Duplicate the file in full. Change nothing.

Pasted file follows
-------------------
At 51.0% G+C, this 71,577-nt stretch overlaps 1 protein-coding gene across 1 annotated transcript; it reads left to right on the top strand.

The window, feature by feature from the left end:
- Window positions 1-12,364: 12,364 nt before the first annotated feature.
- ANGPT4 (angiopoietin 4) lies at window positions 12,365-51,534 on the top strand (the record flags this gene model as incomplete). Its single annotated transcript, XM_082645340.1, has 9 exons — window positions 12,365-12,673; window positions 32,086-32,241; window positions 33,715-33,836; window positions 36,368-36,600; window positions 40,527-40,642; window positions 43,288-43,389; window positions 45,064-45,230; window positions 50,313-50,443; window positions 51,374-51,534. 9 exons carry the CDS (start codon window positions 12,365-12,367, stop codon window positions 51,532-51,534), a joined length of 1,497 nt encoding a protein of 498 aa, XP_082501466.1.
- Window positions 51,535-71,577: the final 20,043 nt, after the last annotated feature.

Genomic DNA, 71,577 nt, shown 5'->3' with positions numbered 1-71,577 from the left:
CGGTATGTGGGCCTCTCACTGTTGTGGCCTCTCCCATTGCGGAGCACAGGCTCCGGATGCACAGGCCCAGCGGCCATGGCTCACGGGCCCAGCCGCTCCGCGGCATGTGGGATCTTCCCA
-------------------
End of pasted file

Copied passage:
At 51.0% G+C, this 71,577-nt stretch overlaps 1 protein-coding gene across 1 annotated transcript; it reads left to right on the top strand.

The window, feature by feature from the left end:
- Window positions 1-12,364: 12,364 nt before the first annotated feature.
- ANGPT4 (angiopoietin 4) lies at window positions 12,365-51,534 on the top strand (the record flags this gene model as incomplete). Its single annotated transcript, XM_082645340.1, has 9 exons — window positions 12,365-12,673; window positions 32,086-32,241; window positions 33,715-33,836; window positions 36,368-36,600; window positions 40,527-40,642; window positions 43,288-43,389; window positions 45,064-45,230; window positions 50,313-50,443; window positions 51,374-51,534. 9 exons carry the CDS (start codon window positions 12,365-12,367, stop codon window positions 51,532-51,534), a joined length of 1,497 nt encoding a protein of 498 aa, XP_082501466.1.
- Window positions 51,535-71,577: the final 20,043 nt, after the last annotated feature.

Genomic DNA, 71,577 nt, shown 5'->3' with positions numbered 1-71,577 from the left:
CGGTATGTGGGCCTCTCACTGTTGTGGCCTCTCCCATTGCGGAGCACAGGCTCCGGATGCACAGGCCCAGCGGCCATGGCTCACGGGCCCAGCCGCTCCGCGGCATGTGGGATCTTCCCA